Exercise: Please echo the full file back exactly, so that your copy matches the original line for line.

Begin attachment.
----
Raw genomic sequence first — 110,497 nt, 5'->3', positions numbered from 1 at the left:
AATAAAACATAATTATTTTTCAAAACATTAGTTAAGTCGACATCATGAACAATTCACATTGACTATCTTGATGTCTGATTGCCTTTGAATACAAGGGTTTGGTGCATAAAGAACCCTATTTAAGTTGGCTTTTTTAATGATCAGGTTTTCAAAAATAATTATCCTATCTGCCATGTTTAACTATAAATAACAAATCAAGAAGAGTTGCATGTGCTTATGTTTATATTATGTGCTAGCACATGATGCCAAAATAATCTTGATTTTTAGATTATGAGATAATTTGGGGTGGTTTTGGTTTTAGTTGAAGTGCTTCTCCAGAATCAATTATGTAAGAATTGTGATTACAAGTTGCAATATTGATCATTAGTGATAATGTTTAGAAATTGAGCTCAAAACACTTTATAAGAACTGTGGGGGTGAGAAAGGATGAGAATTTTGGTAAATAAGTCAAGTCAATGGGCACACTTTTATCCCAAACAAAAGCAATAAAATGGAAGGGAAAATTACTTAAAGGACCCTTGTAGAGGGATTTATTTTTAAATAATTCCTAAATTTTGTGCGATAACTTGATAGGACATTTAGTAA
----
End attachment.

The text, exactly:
Raw genomic sequence first — 110,497 nt, 5'->3', positions numbered from 1 at the left:
AATAAAACATAATTATTTTTCAAAACATTAGTTAAGTCGACATCATGAACAATTCACATTGACTATCTTGATGTCTGATTGCCTTTGAATACAAGGGTTTGGTGCATAAAGAACCCTATTTAAGTTGGCTTTTTTAATGATCAGGTTTTCAAAAATAATTATCCTATCTGCCATGTTTAACTATAAATAACAAATCAAGAAGAGTTGCATGTGCTTATGTTTATATTATGTGCTAGCACATGATGCCAAAATAATCTTGATTTTTAGATTATGAGATAATTTGGGGTGGTTTTGGTTTTAGTTGAAGTGCTTCTCCAGAATCAATTATGTAAGAATTGTGATTACAAGTTGCAATATTGATCATTAGTGATAATGTTTAGAAATTGAGCTCAAAACACTTTATAAGAACTGTGGGGGTGAGAAAGGATGAGAATTTTGGTAAATAAGTCAAGTCAATGGGCACACTTTTATCCCAAACAAAAGCAATAAAATGGAAGGGAAAATTACTTAAAGGACCCTTGTAGAGGGATTTATTTTTAAATAATTCCTAAATTTTGTGCGATAACTTGATAGGACATTTAGTAA